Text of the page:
The works are conceptual. They require words to explain. (That's just the way it is, Tom Wolfe.) A Beijing woman, Yin Xiuzhen (b. 1963), has combined broken-off sections of brick-wall rubble with bits of colorful clothing to make her statement. The bricks have been scavenged from very old buildings. The fabric has been imbedded in the rubbles’ cracks. It alludes the look of weeds growing up through cracks in walls and sidewalks, as they often do. She believes that clothing absorbs the human spirit and that infrastructures do, too. And like the weeds, she says, no matter what happens to buildings, sidewalks, clothing, human bodies, the human spirit will never die.
Asim Waqif (b. 1978) of Delhi, a former architect, has created an interactive enclosure, a taller than man-tall square structure made of crisscrossed bamboo poles and twisted cotton ropes reminiscent of scaffolding. Viewers are encouraged to enter it. When they do, they will hear odd, plaintive sounds or froggy, electronic beeps. The noises are caused by the viewers’ movements. Museum-goers are too passive, its creator said that morning. He encouraged us to fight against that tendency and get involved with the work. He wanted us to be curious and irreverent towards it. As we all tentatively weaved in and around it, he explained his piece's purpose. He wants it to represent the creative possibilities of simple, traditional building materials, ones that are no longer popular with today’s builders in his megacity, whose population has grown well past 10 million, to 25 million, up from a mere 2.3 million in 1960. Comparable leaps have been made by all five megacities represented in the show. Because of these unabated surges in peopling, there is confusion, chaos, and claustrophobia, including visual claustrophobia. The show's artists all seem to be trying to make sense of it while at the same time they try, like Waif, to hang on to memories and traditions of the past.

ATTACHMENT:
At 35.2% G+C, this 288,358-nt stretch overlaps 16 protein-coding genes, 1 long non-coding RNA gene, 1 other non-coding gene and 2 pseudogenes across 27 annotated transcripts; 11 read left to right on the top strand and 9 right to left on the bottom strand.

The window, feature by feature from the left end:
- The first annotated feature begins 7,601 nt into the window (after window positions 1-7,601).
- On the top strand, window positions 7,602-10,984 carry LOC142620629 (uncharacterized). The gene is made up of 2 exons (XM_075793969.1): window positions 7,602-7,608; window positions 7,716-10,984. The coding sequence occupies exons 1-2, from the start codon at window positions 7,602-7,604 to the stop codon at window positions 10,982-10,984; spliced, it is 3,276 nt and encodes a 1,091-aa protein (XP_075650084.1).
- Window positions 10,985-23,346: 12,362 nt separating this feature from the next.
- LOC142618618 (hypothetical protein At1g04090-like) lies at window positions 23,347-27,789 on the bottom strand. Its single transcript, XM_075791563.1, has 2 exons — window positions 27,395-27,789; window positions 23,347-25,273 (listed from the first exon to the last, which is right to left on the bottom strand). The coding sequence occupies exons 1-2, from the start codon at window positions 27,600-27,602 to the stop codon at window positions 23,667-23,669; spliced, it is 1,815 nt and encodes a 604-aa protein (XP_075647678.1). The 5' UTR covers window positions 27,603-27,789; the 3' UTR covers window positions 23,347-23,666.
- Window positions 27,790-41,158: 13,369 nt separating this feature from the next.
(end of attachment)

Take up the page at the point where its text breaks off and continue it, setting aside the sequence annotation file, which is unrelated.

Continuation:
The provocative Ai Weiwei (b. 1957) is the show’s most famous artist. One of his two pieces is called “Forever,” a freestanding, circular sculpture made of 64 interlocked Forever bicycles. (Pictured above, center.) It is one in a series of similar pieces he has made. The role of the bicycle has changed radically in China over the last 50 years. Once it was the means of transportation that poor Chinese families aspired to own. It was a status symbol, particularly the Forever brand. Today the automobile has replaced it as the most covetable object — to China’s peril. And it happened so quickly, within Weiwei's lifetime. The other piece by Weiwei, “Snake Ceiling,” is a serpent-like form of linked school bags suspended overhead in a part of the museum distant from the exhibit’s main gallery. (Pictured above, right.) Another phenomenon that occurred all too quickly in China, due to the population surge: the building of substandard buildings, one of which collapsed during a major earthquake in 2008, killing more than 5000 school children. The knapsacks represent their lost lives.
“Wisdom of the Poor: Living with Pigeons” by another Beijing artist, Song Dong (b. 1966), is a pyramid-shaped installation that has been set up in one of the MFA's Asian galleries. (Other pieces are being exhibited elsewhere in the museum, as well as outdoors and in the downtown Faneuil Hall area, several miles from the MFA.) Meant to represent a megacity apartment topped by a pigeon coop, it is surrounded by traditional Buddhist sculpture — and fits right in. Inside are places for sleeping. Museum-goers can enter the space on Wednesdays and Saturdays at specific hours. The same goes for the pigeon coop, which has been converted into living space by the fictional family. Like real families in Beijing today, when they run out of room below, they “borrow from the sky,” as the saying goes. Residents are not allowed to add square footage to an existing home, but they may occupy an abandoned pigeon coop. That resourcefulness in the face of megacity overcrowding is the meaning behind the piece's title.
A gloriously whimsical work by Choi Jeong Hwa (b. 1961) of Seoul is titled “Chaosmos Mandala.” (Pictured above, on left.) It fills an entire room with color and light. Reflective mirrors cover walls, floor, and ceiling. In the room's center is a huge, revolving multi-colored chandelier. The effect is kaleidoscopic, discotheque-esque. Everything shimmers, shimmies. A reproduction French provincial armchair is set off to one side. Viewers are encouraged to sit in it and have a picture taken or take a selfie. I thought of calling it “photo-op art,” as opposed to the “op art” of old. Hwa hopes those images get posted on the Internet, proving one of the main tenets of all his pieces. As he said through a translator: "Everything is art. Art is everywhere. You are art."